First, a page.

Sunday, 26 November 2017

Talk : "Who's Eating Who? Hominins and Carnivores in Human Evolution"

We have not always been the alpha predator on this planet - Dr Hannah O'Regan give this month's public lecture on "Who's Eating Who? Hominins and Carnivores in Human Evolution"

@Gav Squires was there and has kindly written this guest post summarising the event, with some linkage added by NSB.

Hannah O'Regan

To begin with, why carnivores?
Social carnivores could be a good proxy for hominins and their development. They have been in competition with hominins for resources such as food, water and shelter. They are primate predators.

7 million years ago, the first hominin, Sahelanthropus, evolved. 3.9million years ago, we had Australopithecus, the best known example of which is Lucy and 3.3million years ago, we have the earliest archaeology with evidence at the Lomekwian site of the use of stones. Evidence has been discovered from 3.4million years ago of marks on bones, implying that humans had used tools to remove flesh, which they then presumably would have eaten. 2.8million years ago the genus homo made their first appearance and 2.6million years ago was the first use of stone tools. 1.5million years ago, we have Acheulan tools, hand axes and we have bipedal hominins wandering the landscape with tools.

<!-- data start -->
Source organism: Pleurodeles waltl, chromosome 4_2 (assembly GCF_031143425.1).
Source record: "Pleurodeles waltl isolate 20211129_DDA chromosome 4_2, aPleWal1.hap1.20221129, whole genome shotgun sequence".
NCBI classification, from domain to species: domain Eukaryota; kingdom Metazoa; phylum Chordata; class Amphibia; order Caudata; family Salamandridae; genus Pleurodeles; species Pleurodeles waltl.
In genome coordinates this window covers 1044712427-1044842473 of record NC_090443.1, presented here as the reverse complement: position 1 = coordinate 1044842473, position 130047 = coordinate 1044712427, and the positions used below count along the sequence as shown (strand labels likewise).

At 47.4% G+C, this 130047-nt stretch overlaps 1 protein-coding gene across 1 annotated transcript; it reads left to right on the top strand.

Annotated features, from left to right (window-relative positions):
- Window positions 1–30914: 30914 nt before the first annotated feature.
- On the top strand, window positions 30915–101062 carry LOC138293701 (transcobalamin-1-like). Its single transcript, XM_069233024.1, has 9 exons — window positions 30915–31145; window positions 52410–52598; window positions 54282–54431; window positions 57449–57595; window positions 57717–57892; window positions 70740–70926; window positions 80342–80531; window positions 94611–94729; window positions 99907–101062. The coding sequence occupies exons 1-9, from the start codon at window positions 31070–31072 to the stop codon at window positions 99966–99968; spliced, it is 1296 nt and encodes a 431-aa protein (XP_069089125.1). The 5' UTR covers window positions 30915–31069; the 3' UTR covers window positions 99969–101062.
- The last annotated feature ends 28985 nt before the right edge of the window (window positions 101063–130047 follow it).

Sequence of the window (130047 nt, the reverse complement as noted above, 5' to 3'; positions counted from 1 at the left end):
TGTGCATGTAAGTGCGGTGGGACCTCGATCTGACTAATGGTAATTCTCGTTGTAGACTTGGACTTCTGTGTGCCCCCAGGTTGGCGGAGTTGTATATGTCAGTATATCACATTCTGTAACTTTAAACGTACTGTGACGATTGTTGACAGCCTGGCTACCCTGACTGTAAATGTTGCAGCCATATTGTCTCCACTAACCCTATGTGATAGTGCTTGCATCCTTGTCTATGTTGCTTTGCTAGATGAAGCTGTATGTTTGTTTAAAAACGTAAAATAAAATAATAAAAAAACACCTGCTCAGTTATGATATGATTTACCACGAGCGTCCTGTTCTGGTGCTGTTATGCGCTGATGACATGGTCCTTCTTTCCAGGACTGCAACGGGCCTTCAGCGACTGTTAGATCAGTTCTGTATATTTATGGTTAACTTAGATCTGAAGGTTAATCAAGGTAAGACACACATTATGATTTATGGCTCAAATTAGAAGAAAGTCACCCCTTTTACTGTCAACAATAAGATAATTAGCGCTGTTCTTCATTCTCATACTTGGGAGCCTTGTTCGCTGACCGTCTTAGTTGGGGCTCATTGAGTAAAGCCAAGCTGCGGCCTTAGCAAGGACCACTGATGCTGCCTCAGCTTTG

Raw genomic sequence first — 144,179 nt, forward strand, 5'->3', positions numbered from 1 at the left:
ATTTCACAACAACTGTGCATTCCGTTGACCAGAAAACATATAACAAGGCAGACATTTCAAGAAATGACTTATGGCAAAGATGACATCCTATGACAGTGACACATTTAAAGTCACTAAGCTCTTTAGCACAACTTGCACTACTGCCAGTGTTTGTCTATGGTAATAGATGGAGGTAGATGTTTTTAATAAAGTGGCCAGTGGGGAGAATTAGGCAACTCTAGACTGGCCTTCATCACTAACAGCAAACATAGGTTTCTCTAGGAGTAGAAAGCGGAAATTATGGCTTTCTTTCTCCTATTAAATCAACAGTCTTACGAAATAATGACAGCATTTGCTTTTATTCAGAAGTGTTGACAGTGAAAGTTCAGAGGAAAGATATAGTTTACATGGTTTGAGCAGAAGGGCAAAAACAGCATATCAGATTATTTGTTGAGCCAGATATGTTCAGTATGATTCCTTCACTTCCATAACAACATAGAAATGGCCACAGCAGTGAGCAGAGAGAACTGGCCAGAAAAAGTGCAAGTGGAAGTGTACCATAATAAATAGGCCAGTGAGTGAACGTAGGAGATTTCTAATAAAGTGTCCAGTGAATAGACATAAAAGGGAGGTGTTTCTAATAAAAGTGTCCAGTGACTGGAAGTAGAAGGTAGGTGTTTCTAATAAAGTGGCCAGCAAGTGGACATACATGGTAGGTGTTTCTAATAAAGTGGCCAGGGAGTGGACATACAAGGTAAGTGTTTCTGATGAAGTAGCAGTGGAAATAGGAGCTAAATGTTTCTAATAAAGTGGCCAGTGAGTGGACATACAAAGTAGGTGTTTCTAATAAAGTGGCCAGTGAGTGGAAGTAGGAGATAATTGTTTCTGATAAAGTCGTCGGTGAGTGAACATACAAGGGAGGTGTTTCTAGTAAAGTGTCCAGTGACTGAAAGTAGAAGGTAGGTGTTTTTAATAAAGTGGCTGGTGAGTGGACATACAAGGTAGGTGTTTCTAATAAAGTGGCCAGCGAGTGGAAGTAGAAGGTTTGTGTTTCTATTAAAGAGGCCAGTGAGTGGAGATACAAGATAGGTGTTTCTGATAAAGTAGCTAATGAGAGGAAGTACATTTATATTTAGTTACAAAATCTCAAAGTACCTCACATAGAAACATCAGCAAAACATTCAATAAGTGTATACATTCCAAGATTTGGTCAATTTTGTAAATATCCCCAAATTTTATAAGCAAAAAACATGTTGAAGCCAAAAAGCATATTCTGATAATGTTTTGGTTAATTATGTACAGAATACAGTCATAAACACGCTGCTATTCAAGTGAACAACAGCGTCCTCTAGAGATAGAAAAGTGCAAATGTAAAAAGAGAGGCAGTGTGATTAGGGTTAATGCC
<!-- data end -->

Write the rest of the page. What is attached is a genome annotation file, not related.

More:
Artistic interpretation of Sahelanthropus tchadensis
by sculptor Élisabeth Daynès

Acheulan tools

Between 1 and 2million years ago there were a range of large carnivores in Africa including 6 types of hyena, canids including those the size of wolves and African dogs. There were also a number of felids that could take down a hominin including lions, cheetahs, leopards and sabre-tooth cats. Sabre-tooth cats were ambush predators with very powerful front-legs that they would use to wrestle prey into position so that it could use its teeth. The teeth were longer than they were wide, which made them susceptible to breaking. However, if they did break it would mean that the animal would be forced to scavenge and would not have lived for much longer afterwards. In Swartkrans in modern-day South Africa, evidence has even been found of human remains that have been predated by leopard.

As well as large carnivores, there is also predation by birds and things such as eagles will hunt primates - there is plenty of evidence in the form of primate bones beneath the nests of Crowned Eagles. The Taung child, the first ever fossil published of a hominin from Africa was discovered in 1924, was 3-4 years old when it died and the only hominin fossil ever found in Taung in South Africa. It has similar orbital damage to primates eaten by eagles and it appears that there was no population at Taung and the child was carried there by an eagle.

Evidence has also been found of crocodiles predating hominins from 1.8million years ago. Another example from down the same river has crocodile teeth marks on its foot and has also had its leg bitten off by a leopard - not a great day!